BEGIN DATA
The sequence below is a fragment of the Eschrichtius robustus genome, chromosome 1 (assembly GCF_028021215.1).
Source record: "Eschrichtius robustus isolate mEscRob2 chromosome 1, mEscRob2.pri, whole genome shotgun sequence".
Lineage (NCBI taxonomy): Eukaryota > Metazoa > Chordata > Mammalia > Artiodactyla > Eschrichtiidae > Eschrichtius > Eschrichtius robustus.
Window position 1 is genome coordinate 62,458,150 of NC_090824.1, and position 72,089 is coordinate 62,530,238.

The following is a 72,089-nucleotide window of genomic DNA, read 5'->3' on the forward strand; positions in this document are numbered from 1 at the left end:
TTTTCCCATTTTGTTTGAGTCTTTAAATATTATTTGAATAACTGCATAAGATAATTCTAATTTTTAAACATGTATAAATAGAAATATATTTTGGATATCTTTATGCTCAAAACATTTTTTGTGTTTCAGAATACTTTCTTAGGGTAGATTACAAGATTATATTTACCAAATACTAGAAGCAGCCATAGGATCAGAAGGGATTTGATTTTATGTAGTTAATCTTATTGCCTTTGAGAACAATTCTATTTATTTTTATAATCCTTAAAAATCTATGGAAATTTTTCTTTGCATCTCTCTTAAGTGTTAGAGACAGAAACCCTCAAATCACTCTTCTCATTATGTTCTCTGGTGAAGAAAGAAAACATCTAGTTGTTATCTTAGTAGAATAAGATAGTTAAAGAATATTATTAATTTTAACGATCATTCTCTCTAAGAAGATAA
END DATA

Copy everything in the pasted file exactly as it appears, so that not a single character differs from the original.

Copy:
The sequence below is a fragment of the Eschrichtius robustus genome, chromosome 1 (assembly GCF_028021215.1).
Source record: "Eschrichtius robustus isolate mEscRob2 chromosome 1, mEscRob2.pri, whole genome shotgun sequence".
Lineage (NCBI taxonomy): Eukaryota > Metazoa > Chordata > Mammalia > Artiodactyla > Eschrichtiidae > Eschrichtius > Eschrichtius robustus.
Window position 1 is genome coordinate 62,458,150 of NC_090824.1, and position 72,089 is coordinate 62,530,238.

The following is a 72,089-nucleotide window of genomic DNA, read 5'->3' on the forward strand; positions in this document are numbered from 1 at the left end:
TTTTCCCATTTTGTTTGAGTCTTTAAATATTATTTGAATAACTGCATAAGATAATTCTAATTTTTAAACATGTATAAATAGAAATATATTTTGGATATCTTTATGCTCAAAACATTTTTTGTGTTTCAGAATACTTTCTTAGGGTAGATTACAAGATTATATTTACCAAATACTAGAAGCAGCCATAGGATCAGAAGGGATTTGATTTTATGTAGTTAATCTTATTGCCTTTGAGAACAATTCTATTTATTTTTATAATCCTTAAAAATCTATGGAAATTTTTCTTTGCATCTCTCTTAAGTGTTAGAGACAGAAACCCTCAAATCACTCTTCTCATTATGTTCTCTGGTGAAGAAAGAAAACATCTAGTTGTTATCTTAGTAGAATAAGATAGTTAAAGAATATTATTAATTTTAACGATCATTCTCTCTAAGAAGATAA